It is 102 degrees in New York City today.
I repeat, it’s 102 degrees in New York City today.
On any given day, this city is bustling, moving so fast that if you blink you just might miss something. Commuters pack onto the trains like sardines, stabbing at their Blackberries with one hand, sipping Starbucks in the other. The city moves so fast that you rarely get an “excuse me,” but often get pushed, jostled and cursed at.
But not on a day when it’s 102 degrees.
When it’s 102 degrees in New York, everything seems to slow down. You can feel it as Manhattanites swipe their foreheads with one hand before blearily crossing the street. You can see it when you notice how many people have opted out of work due to the blazing heat when there are actually seats on the subway car in the morning. You can hear it when you notice that people are reserving the energy normally used for morning chatter to keep themselves cool.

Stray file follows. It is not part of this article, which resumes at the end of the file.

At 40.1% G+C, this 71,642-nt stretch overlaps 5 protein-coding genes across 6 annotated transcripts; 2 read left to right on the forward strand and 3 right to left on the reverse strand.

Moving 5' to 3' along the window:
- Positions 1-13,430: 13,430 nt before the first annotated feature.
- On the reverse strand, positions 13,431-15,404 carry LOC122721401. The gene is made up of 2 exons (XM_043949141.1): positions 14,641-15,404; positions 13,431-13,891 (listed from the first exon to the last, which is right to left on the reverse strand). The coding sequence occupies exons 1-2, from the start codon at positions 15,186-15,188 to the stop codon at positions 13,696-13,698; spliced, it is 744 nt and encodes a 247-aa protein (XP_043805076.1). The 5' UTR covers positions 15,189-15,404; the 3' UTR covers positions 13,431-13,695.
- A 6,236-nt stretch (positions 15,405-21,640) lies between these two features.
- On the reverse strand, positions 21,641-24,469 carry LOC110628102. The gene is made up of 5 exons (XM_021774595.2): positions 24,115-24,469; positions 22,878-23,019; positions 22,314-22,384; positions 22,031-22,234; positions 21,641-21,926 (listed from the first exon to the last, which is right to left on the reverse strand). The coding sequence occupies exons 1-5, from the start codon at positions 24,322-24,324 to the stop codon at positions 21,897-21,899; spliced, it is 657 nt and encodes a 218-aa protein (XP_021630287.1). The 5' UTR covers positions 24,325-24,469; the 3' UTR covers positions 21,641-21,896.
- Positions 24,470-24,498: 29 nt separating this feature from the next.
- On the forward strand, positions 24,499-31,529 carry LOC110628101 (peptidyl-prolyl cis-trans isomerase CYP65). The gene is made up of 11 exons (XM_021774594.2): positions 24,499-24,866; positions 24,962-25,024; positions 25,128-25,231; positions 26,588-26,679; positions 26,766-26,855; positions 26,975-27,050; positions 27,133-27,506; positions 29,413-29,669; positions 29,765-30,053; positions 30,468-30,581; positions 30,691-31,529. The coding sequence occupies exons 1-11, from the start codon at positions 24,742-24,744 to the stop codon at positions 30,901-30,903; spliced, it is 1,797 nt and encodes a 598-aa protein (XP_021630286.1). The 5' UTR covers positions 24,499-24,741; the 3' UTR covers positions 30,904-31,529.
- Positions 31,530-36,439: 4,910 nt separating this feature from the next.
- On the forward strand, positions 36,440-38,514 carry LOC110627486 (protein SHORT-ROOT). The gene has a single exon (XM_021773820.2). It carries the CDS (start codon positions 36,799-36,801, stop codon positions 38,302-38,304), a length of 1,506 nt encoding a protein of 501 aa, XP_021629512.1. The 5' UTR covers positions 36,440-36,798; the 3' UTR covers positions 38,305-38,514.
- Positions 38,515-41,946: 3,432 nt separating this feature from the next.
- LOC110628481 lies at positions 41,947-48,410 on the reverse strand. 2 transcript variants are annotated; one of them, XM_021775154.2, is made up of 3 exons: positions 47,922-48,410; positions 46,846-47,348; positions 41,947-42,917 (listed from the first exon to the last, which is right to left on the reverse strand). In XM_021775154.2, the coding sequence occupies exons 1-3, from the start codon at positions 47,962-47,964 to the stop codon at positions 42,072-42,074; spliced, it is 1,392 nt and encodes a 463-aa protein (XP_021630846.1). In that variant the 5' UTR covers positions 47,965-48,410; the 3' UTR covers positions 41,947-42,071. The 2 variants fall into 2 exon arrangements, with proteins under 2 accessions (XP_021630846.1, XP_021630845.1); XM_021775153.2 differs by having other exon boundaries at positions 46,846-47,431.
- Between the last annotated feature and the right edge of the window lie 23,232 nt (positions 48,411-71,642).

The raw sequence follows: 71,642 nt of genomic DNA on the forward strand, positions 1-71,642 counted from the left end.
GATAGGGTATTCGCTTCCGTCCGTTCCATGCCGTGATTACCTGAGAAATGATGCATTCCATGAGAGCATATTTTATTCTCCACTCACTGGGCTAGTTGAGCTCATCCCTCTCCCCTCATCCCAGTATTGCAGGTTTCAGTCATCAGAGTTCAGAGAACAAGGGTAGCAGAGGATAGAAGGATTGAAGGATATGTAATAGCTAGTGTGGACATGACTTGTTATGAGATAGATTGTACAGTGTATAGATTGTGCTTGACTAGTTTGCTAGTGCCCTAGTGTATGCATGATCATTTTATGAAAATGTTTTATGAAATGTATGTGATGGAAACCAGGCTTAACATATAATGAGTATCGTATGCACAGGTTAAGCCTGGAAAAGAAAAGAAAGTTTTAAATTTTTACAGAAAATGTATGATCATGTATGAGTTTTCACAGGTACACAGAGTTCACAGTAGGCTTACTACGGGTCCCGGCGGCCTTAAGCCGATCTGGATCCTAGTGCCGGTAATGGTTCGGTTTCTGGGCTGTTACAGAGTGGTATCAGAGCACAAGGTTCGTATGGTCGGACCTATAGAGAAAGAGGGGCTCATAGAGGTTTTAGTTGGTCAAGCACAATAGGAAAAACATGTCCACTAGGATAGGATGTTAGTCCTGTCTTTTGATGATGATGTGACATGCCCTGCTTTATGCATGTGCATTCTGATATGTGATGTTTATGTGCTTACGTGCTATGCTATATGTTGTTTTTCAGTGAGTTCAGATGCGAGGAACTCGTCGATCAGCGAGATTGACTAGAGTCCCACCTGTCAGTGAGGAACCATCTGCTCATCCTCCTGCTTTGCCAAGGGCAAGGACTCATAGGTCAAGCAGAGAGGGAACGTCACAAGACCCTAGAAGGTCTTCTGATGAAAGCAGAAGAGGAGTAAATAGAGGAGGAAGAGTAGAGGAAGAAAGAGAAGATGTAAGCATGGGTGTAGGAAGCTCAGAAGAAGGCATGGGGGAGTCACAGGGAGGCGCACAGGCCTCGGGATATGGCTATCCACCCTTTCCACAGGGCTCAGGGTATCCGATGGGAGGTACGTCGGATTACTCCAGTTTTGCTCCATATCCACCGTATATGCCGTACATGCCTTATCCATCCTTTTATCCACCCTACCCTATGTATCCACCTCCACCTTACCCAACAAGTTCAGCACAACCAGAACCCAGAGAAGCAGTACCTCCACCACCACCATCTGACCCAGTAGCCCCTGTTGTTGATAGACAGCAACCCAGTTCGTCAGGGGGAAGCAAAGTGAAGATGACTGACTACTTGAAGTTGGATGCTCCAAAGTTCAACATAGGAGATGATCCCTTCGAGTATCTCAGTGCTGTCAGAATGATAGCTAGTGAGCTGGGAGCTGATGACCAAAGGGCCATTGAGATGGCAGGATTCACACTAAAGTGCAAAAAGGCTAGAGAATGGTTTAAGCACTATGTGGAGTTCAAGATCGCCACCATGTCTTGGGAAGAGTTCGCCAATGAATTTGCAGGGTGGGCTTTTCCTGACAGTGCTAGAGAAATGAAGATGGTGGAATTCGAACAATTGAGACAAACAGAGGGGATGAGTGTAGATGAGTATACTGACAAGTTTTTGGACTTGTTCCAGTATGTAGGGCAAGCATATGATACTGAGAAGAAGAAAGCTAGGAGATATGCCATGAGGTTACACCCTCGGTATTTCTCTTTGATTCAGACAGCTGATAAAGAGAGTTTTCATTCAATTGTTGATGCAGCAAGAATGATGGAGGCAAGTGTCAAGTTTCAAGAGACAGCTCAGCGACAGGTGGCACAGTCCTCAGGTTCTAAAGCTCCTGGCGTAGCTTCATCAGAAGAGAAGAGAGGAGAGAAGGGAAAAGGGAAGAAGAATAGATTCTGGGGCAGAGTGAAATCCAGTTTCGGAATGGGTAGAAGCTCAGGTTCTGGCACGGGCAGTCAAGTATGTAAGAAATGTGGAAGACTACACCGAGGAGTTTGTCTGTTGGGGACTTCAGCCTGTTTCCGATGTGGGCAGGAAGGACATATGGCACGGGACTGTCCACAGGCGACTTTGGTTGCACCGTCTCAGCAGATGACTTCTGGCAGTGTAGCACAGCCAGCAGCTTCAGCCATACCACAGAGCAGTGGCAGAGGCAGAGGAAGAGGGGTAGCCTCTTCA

Seeing this phenomenon today made me think about how southern and coastal towns are usually so laid back. I’m a laid back girl at heart, so I’ve always admired the “yeh, mon” mentality of people of the islands and the cool, relaxed manner of Floridians and Californians. Because, really, how can you be uptight and in a rush to go nowhere fast like a New Yorker when it’s so hot you swear you can see the heat?
So as I walked my commute this morning with my handheld mini-fan, I thought, “Wow, New York today almost feels like a beach town.” Just as I got carried away imagining a few palm trees scattered along 6th Ave and the water of the Hudson turning a light, clear blue, my fantasy was interrupted by a blaring car horn and the sound of a taxi driver cursing out a pedestrian.
Ok, nevermind. No matter how hot it is, New York can never be anything but New York.